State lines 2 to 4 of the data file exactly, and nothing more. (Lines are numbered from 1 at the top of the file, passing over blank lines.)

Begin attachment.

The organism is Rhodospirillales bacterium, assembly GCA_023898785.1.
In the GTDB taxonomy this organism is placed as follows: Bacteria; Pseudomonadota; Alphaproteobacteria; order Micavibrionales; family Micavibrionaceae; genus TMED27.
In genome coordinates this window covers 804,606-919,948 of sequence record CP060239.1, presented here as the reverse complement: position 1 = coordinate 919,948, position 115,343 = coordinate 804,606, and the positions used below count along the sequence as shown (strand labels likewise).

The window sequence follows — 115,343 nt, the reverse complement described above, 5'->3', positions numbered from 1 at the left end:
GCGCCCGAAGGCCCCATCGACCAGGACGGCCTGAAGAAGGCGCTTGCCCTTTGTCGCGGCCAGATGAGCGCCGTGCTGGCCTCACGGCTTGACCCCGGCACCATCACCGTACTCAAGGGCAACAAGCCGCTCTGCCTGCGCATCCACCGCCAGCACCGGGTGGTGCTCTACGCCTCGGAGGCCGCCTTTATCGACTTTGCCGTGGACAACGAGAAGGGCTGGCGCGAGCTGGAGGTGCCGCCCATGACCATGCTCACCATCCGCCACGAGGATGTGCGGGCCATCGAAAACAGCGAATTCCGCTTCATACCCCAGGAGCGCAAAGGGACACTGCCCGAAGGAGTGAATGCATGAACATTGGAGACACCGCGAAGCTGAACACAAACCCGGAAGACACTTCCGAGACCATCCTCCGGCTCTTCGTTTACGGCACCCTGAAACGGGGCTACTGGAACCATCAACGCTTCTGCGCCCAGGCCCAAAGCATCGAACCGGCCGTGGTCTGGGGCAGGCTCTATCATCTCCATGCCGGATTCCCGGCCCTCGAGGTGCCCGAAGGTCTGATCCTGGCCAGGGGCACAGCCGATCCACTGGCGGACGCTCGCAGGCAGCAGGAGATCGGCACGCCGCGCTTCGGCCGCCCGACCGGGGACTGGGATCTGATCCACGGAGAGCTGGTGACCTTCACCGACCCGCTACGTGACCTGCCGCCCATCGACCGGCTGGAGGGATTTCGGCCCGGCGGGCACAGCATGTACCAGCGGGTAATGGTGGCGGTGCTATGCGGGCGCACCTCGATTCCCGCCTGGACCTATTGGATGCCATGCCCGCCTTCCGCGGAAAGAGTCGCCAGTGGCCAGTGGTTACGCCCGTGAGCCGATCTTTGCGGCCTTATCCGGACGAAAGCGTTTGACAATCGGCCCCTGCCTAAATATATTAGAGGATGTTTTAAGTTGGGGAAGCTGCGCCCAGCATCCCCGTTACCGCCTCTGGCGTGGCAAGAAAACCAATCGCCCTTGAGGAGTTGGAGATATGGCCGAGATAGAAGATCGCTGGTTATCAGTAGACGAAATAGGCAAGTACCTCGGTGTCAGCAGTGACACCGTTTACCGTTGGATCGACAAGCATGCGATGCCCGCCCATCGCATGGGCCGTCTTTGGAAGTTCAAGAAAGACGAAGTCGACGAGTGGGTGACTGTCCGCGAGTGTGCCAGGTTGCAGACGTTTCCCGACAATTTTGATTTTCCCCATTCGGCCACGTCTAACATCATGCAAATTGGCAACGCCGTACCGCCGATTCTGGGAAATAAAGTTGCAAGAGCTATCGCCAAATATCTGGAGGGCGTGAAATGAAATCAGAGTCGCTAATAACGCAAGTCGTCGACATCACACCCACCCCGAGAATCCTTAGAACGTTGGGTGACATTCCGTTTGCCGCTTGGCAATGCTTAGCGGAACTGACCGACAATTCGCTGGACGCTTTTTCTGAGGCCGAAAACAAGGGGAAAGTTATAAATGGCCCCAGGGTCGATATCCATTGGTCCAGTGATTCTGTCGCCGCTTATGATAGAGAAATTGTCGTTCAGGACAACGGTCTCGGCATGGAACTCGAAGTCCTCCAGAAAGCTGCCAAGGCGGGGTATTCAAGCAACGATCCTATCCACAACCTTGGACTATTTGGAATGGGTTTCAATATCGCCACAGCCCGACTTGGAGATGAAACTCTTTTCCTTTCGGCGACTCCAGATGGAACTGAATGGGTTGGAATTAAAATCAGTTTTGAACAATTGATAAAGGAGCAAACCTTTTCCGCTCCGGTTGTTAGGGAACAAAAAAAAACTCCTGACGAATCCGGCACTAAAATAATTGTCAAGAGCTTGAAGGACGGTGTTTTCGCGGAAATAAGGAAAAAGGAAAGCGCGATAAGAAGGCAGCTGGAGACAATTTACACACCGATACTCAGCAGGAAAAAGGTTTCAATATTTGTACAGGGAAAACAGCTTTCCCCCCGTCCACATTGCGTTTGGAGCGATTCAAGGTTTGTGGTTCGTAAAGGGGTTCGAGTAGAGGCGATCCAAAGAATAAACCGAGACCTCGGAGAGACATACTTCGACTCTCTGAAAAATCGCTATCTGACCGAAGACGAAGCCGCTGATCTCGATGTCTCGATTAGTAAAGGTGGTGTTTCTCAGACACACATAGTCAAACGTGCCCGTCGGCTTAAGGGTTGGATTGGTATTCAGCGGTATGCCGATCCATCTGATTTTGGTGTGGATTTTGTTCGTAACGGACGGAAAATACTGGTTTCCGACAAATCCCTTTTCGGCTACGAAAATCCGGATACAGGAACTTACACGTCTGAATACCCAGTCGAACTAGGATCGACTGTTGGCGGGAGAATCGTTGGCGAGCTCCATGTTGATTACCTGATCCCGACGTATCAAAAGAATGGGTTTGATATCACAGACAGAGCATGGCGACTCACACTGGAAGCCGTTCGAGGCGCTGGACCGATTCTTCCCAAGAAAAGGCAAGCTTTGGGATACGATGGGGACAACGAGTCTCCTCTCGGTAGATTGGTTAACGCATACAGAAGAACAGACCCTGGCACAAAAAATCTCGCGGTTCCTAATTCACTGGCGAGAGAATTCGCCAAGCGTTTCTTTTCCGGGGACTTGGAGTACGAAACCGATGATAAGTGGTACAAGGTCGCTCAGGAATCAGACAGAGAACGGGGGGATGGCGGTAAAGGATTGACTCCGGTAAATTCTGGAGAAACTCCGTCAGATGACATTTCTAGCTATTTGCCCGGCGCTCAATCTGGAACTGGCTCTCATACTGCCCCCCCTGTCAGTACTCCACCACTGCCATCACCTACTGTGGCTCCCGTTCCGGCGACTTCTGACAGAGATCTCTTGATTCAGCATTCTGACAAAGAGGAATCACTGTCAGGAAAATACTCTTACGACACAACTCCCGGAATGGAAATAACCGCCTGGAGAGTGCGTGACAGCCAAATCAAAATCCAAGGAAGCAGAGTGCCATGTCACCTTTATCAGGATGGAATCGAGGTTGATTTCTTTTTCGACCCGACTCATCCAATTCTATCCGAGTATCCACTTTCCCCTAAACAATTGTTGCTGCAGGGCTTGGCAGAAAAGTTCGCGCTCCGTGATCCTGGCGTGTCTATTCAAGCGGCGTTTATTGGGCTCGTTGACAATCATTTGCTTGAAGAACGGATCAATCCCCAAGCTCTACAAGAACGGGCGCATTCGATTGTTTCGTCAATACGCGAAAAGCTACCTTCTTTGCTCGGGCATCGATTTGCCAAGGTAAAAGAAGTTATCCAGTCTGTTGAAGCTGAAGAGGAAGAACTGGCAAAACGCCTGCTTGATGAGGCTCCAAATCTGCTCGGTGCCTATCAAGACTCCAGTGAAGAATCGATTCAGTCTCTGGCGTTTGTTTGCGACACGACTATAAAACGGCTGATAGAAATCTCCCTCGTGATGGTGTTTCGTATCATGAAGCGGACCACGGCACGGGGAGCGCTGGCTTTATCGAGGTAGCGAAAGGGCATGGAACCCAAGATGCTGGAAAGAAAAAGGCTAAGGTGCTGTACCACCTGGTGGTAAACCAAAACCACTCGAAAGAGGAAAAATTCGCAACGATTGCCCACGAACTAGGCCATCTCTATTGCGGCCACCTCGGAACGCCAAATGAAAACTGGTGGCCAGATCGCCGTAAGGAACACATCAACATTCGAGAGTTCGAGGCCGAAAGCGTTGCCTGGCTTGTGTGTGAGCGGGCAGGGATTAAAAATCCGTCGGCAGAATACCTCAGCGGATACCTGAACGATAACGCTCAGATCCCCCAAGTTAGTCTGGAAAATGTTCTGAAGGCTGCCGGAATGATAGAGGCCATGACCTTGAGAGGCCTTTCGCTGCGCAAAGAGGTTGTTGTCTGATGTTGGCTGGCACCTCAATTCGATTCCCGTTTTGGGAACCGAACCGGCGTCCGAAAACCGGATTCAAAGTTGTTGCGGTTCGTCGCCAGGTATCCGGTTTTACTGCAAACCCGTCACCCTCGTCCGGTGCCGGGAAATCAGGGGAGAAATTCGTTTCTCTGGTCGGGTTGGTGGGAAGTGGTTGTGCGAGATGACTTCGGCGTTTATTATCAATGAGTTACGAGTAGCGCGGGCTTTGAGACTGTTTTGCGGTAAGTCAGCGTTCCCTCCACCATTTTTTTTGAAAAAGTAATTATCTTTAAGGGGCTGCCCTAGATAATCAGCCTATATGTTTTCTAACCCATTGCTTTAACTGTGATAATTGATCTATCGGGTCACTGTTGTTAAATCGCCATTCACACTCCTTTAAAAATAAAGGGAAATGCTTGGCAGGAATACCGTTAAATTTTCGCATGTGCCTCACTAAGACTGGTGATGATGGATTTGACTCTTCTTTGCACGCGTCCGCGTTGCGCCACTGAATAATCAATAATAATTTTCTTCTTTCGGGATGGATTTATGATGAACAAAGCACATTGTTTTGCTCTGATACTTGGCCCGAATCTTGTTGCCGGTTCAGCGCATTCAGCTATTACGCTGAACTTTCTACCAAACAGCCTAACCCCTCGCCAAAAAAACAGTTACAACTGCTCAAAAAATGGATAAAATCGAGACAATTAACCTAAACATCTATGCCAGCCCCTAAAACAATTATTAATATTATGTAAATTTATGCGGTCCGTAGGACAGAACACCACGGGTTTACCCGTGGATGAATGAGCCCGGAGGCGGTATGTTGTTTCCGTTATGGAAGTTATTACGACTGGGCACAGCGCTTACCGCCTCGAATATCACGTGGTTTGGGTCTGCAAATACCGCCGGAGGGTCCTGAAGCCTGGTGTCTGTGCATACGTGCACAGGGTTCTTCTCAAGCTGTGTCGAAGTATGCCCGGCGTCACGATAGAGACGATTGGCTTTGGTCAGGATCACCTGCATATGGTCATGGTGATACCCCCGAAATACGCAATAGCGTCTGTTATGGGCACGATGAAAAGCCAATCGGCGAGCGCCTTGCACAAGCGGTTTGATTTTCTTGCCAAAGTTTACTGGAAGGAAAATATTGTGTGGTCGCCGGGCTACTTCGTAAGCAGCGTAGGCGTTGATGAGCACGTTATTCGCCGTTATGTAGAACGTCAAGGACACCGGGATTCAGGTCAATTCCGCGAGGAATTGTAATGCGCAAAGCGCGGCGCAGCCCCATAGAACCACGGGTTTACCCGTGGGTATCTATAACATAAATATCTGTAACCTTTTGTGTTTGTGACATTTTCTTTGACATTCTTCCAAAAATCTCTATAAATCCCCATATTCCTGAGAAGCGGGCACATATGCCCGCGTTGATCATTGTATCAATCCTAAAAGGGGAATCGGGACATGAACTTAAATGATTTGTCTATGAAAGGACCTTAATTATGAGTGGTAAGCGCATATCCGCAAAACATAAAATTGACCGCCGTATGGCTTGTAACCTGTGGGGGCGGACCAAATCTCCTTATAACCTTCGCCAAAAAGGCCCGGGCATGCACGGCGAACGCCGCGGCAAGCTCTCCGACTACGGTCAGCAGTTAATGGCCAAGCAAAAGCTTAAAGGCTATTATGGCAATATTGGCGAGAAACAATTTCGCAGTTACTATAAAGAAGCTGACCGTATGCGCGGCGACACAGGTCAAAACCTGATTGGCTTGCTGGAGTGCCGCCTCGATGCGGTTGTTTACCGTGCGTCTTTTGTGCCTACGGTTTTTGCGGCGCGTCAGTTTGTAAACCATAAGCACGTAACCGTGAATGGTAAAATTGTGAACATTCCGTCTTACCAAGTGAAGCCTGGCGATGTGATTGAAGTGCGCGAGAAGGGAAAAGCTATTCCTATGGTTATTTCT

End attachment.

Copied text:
In the GTDB taxonomy this organism is placed as follows: Bacteria; Pseudomonadota; Alphaproteobacteria; order Micavibrionales; family Micavibrionaceae; genus TMED27.
In genome coordinates this window covers 804,606-919,948 of sequence record CP060239.1, presented here as the reverse complement: position 1 = coordinate 919,948, position 115,343 = coordinate 804,606, and the positions used below count along the sequence as shown (strand labels likewise).

The window sequence follows — 115,343 nt, the reverse complement described above, 5'->3', positions numbered from 1 at the left end: